Italian law

13      Article 40 of legge n 88, Disposizioni per l’adempimento di obblighi derivanti dall’appartenenza dell’Italia alle Comunità europee, Legge comunitaria per il 2008 (Law No 88 laying down provisions for the fulfilment of obligations deriving from Italy’s membership of the European Communities, Community Law 2008) of 7 July 2009 (GURI No 161 of 14 July 2009 and GURI Ordinary Supplement No 110) (‘Law No 88/2009’), provides in paragraphs 1 and 2:

‘1.      The provisions of this article shall apply to:

(a)      laboratories not attached to food businesses, which carry out analyses in connection with self-testing procedures for food businesses;

(b)      laboratories attached to food businesses, which carry out analyses for self-testing purposes on behalf of other food businesses owned by different legal persons.

2.      The laboratories designated in paragraph 1(a) and (b) (“the laboratories”) must be accredited, in accordance with standard UNI CEI EN ISO/IEC 17025, for individual tests or group tests, by an accreditation body recognised and operating in accordance with standard UNI CEI EN ISO/IEC 17011.’

14      On 8 July 2010 the agreement on the document concerning the criteria and methods for the listing, updating and delisting of laboratories in the regional lists of laboratories, and the uniform procedures for inspections regarding compliance by laboratories (GURI No 176 of 30 July 2010 and GURI Ordinary Supplement No 175), concluded pursuant to Article 40(3) of Law No 88/2009, was signed between the Government, the Regions and the Autonomous Provinces of Trento and Bolzano. Under Article 1 thereof:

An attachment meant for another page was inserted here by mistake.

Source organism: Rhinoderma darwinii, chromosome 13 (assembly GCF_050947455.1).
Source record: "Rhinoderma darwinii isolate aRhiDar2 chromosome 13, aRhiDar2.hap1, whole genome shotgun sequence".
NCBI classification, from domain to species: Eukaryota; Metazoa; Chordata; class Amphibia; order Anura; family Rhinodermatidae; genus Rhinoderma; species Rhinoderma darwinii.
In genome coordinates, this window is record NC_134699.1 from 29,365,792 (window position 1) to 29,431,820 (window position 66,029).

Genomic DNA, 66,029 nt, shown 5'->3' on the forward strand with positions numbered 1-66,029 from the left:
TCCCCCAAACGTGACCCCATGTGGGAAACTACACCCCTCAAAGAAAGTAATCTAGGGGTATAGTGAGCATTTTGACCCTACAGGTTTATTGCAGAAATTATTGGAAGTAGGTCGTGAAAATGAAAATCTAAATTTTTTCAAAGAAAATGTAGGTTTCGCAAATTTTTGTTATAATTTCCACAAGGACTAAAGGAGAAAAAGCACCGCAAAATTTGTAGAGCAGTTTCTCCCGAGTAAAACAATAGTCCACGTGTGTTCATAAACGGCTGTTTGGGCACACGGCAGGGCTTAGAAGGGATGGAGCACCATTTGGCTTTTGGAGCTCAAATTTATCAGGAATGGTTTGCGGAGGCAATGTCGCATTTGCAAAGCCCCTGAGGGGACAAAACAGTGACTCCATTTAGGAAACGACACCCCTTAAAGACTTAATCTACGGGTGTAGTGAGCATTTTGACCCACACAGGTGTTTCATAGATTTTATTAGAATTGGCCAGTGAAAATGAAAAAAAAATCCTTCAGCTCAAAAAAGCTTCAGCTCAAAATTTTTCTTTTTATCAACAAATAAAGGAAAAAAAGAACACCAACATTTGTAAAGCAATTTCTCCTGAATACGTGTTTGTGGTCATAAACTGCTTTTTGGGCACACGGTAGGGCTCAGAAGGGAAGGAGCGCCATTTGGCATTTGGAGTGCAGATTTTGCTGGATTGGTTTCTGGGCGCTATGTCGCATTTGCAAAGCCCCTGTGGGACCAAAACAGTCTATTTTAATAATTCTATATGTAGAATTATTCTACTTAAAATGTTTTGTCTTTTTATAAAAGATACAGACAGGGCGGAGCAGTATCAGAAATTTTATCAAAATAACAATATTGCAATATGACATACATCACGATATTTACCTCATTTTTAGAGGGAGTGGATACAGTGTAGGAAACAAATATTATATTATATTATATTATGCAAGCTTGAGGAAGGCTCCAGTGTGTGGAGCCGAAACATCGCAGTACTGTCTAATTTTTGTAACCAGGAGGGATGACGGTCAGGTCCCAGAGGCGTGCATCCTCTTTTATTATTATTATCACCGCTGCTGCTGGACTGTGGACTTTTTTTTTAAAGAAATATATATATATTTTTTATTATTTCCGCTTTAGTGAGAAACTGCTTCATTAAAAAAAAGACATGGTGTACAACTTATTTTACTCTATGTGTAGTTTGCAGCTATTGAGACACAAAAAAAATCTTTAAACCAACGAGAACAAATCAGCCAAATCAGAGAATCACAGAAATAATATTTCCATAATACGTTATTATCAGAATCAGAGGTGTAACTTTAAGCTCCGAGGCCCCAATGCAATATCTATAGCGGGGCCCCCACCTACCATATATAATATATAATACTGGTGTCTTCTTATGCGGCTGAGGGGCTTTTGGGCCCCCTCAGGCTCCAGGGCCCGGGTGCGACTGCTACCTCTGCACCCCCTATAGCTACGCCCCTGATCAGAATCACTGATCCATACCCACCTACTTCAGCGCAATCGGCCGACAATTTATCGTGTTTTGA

‘This Agreement shall apply to:

(a)      laboratories not attached to food businesses, which carry out analyses in connection with self-testing procedures for food businesses;

(b)      laboratories attached to food businesses, which carry out analyses for self-testing purposes on behalf of other food businesses owned by different legal persons.’

15      Article 3 of that agreement, entitled ‘Regional lists of laboratories’, provides:

‘1.      The regions and autonomous provinces of Trento and Bolzano shall register in lists drawn up for that purpose laboratories present in their territory:

(a)      which fulfil the conditions set out in Article 2(1);

(b)      which are not yet accredited in accordance with Article 2(1) but have provided evidence that the accreditation procedure for the tests or test groups concerned has been initiated. In that case, the accreditation must be obtained within a maximum of 18 months of submitting the application to the region or the autonomous province.

2.      The registration provided for in paragraph 1 shall enable the activity referred to in this Agreement to be carried out throughout the national territory and shall be valid for as long as the conditions on the basis of which it was made continue.

The regions and autonomous provinces shall ensure publication, at least once a year, of the lists provided for in this article, as updated, and shall forward a copy thereof to the Ministry of Health for publication in the national list on the site of that Ministry.’

 The dispute in the main proceedings and the questions referred for a preliminary ruling